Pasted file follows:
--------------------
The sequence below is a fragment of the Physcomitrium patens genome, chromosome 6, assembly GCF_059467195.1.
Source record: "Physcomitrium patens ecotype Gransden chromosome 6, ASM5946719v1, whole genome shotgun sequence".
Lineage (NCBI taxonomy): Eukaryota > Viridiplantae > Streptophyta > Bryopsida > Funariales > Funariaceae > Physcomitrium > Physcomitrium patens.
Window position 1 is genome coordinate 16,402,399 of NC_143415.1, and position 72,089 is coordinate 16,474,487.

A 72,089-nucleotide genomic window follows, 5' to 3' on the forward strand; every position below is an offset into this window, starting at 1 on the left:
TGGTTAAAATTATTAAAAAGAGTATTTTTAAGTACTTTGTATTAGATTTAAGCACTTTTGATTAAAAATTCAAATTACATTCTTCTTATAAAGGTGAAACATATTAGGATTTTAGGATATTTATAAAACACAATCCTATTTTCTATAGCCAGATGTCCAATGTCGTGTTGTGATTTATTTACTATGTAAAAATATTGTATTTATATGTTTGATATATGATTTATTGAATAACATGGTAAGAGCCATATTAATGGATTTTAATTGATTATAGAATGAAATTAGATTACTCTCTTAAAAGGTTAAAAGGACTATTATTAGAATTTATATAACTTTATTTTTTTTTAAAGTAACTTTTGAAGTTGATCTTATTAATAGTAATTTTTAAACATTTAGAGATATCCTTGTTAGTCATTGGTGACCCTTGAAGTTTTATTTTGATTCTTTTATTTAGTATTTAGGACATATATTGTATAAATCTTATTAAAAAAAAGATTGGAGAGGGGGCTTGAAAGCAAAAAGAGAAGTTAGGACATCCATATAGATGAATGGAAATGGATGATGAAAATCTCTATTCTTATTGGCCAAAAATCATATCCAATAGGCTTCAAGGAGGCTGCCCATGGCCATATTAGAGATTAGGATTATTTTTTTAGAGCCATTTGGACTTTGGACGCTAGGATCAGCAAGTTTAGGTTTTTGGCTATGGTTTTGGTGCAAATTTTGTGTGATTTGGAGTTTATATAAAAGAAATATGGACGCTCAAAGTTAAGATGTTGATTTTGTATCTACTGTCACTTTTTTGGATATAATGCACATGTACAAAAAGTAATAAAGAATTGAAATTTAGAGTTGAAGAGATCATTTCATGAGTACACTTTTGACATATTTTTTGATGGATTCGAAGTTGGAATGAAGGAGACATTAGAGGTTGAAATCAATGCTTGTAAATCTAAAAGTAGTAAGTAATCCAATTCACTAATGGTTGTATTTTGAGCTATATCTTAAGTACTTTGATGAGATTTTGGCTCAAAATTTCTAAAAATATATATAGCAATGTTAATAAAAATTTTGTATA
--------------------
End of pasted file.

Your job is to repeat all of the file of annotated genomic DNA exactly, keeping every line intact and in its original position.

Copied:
The sequence below is a fragment of the Physcomitrium patens genome, chromosome 6, assembly GCF_059467195.1.
Source record: "Physcomitrium patens ecotype Gransden chromosome 6, ASM5946719v1, whole genome shotgun sequence".
Lineage (NCBI taxonomy): Eukaryota > Viridiplantae > Streptophyta > Bryopsida > Funariales > Funariaceae > Physcomitrium > Physcomitrium patens.
Window position 1 is genome coordinate 16,402,399 of NC_143415.1, and position 72,089 is coordinate 16,474,487.

A 72,089-nucleotide genomic window follows, 5' to 3' on the forward strand; every position below is an offset into this window, starting at 1 on the left:
TGGTTAAAATTATTAAAAAGAGTATTTTTAAGTACTTTGTATTAGATTTAAGCACTTTTGATTAAAAATTCAAATTACATTCTTCTTATAAAGGTGAAACATATTAGGATTTTAGGATATTTATAAAACACAATCCTATTTTCTATAGCCAGATGTCCAATGTCGTGTTGTGATTTATTTACTATGTAAAAATATTGTATTTATATGTTTGATATATGATTTATTGAATAACATGGTAAGAGCCATATTAATGGATTTTAATTGATTATAGAATGAAATTAGATTACTCTCTTAAAAGGTTAAAAGGACTATTATTAGAATTTATATAACTTTATTTTTTTTTAAAGTAACTTTTGAAGTTGATCTTATTAATAGTAATTTTTAAACATTTAGAGATATCCTTGTTAGTCATTGGTGACCCTTGAAGTTTTATTTTGATTCTTTTATTTAGTATTTAGGACATATATTGTATAAATCTTATTAAAAAAAAGATTGGAGAGGGGGCTTGAAAGCAAAAAGAGAAGTTAGGACATCCATATAGATGAATGGAAATGGATGATGAAAATCTCTATTCTTATTGGCCAAAAATCATATCCAATAGGCTTCAAGGAGGCTGCCCATGGCCATATTAGAGATTAGGATTATTTTTTTAGAGCCATTTGGACTTTGGACGCTAGGATCAGCAAGTTTAGGTTTTTGGCTATGGTTTTGGTGCAAATTTTGTGTGATTTGGAGTTTATATAAAAGAAATATGGACGCTCAAAGTTAAGATGTTGATTTTGTATCTACTGTCACTTTTTTGGATATAATGCACATGTACAAAAAGTAATAAAGAATTGAAATTTAGAGTTGAAGAGATCATTTCATGAGTACACTTTTGACATATTTTTTGATGGATTCGAAGTTGGAATGAAGGAGACATTAGAGGTTGAAATCAATGCTTGTAAATCTAAAAGTAGTAAGTAATCCAATTCACTAATGGTTGTATTTTGAGCTATATCTTAAGTACTTTGATGAGATTTTGGCTCAAAATTTCTAAAAATATATATAGCAATGTTAATAAAAATTTTGTATA